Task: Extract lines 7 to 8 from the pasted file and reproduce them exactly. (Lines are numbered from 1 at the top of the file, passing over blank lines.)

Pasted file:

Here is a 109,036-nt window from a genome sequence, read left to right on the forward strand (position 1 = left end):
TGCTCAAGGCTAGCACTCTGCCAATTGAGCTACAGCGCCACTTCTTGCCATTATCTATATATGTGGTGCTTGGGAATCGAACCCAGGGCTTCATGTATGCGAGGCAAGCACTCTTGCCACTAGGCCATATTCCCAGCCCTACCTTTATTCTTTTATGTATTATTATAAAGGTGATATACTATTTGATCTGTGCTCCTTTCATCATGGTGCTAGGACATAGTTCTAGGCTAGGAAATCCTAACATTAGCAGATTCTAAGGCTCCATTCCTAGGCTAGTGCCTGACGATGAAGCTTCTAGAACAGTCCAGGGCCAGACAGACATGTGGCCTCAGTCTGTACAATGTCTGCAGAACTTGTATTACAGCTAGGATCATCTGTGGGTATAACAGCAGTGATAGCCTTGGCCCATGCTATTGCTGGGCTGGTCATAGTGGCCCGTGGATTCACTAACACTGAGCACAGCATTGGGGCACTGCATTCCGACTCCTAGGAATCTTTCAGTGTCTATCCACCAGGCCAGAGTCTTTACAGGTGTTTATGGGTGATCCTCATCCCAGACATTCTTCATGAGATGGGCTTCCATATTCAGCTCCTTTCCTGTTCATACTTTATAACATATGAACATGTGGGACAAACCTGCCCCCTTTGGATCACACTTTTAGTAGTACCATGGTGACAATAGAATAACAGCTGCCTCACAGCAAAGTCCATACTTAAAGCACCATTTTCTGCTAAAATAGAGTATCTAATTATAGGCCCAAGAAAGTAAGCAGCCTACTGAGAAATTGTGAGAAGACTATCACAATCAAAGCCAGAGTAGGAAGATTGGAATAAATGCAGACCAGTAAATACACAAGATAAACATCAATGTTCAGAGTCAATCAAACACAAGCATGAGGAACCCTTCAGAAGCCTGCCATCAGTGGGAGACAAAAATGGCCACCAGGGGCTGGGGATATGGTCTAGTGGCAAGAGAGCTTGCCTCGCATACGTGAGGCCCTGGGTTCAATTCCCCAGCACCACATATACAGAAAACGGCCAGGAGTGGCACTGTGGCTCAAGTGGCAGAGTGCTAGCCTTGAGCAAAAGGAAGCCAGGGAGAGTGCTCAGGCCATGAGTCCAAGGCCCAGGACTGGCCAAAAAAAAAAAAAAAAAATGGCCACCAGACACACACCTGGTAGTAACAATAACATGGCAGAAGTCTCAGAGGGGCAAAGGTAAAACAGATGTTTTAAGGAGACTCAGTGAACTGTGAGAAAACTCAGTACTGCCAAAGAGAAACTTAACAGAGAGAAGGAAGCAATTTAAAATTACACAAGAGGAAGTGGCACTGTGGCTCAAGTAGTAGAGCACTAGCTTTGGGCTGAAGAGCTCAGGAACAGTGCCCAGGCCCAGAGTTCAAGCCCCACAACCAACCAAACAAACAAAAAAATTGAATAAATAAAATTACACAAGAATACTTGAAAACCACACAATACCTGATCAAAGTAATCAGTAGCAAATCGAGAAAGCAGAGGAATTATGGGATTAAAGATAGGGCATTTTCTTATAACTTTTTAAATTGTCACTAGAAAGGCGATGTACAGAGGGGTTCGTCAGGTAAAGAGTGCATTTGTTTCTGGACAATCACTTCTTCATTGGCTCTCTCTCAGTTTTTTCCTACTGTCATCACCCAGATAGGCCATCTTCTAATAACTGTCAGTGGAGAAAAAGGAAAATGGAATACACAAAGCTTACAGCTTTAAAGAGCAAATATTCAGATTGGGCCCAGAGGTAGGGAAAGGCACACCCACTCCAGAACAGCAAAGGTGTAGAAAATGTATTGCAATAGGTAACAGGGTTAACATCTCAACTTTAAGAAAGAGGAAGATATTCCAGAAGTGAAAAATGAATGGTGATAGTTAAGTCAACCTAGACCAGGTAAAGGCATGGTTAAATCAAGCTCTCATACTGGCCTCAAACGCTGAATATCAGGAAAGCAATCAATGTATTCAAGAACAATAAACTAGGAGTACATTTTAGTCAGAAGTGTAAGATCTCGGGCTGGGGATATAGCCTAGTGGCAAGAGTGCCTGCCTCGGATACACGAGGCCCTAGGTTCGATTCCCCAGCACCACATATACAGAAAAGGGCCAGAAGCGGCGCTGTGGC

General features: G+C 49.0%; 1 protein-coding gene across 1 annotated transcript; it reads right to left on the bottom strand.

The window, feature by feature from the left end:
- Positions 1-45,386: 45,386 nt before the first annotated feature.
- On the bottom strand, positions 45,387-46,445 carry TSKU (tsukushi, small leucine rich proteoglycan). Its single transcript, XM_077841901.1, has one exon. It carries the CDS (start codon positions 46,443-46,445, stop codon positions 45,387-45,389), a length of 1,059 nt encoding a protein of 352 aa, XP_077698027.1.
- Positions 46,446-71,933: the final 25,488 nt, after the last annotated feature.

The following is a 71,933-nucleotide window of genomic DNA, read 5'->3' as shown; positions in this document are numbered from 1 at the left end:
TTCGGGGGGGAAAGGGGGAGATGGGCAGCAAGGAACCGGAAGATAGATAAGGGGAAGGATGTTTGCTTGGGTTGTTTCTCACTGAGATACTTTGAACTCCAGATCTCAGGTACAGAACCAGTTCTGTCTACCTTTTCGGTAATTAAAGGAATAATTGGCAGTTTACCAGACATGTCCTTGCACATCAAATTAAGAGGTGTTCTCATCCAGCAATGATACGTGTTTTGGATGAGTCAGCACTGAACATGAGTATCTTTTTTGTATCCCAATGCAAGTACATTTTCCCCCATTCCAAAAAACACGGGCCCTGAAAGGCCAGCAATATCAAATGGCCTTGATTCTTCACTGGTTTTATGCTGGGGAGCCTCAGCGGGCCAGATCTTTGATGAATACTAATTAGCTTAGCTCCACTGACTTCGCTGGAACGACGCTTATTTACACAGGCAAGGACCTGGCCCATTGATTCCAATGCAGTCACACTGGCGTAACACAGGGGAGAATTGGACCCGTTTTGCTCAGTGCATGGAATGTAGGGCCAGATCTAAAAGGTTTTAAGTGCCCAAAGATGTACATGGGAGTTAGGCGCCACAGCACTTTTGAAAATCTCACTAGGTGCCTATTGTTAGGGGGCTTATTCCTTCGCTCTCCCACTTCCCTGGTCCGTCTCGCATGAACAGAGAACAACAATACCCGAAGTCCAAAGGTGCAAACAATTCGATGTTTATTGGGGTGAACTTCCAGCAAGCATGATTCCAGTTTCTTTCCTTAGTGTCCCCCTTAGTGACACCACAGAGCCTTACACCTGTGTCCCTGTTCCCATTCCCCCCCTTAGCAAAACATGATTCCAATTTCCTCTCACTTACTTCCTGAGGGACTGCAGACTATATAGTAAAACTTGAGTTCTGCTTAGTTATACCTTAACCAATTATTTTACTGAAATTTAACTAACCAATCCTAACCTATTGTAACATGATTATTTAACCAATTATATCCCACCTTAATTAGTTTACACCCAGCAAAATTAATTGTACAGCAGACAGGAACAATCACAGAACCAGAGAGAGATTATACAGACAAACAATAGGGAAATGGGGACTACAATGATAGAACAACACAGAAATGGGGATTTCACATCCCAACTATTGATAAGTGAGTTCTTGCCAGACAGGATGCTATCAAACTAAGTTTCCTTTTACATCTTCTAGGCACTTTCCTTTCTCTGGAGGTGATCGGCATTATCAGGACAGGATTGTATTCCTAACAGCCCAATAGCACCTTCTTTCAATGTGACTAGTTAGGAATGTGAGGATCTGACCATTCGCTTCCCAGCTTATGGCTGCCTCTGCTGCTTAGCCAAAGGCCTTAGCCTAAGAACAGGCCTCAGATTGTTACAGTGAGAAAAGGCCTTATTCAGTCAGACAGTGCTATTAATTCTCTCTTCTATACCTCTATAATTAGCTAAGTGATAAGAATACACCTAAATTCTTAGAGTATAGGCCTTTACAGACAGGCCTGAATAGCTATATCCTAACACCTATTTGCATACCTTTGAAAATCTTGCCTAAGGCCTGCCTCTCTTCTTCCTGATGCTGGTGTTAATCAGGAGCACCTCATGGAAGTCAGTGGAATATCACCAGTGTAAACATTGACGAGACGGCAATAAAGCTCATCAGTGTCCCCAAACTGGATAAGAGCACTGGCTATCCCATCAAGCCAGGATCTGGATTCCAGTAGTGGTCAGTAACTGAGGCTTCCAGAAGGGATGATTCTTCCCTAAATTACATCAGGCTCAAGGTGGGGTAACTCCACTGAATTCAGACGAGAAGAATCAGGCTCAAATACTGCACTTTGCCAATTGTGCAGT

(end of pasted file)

- Positions 46,446-71,933: the final 25,488 nt, after the last annotated feature.

The following is a 71,933-nucleotide window of genomic DNA, read 5'->3' as shown; positions in this document are numbered from 1 at the left end: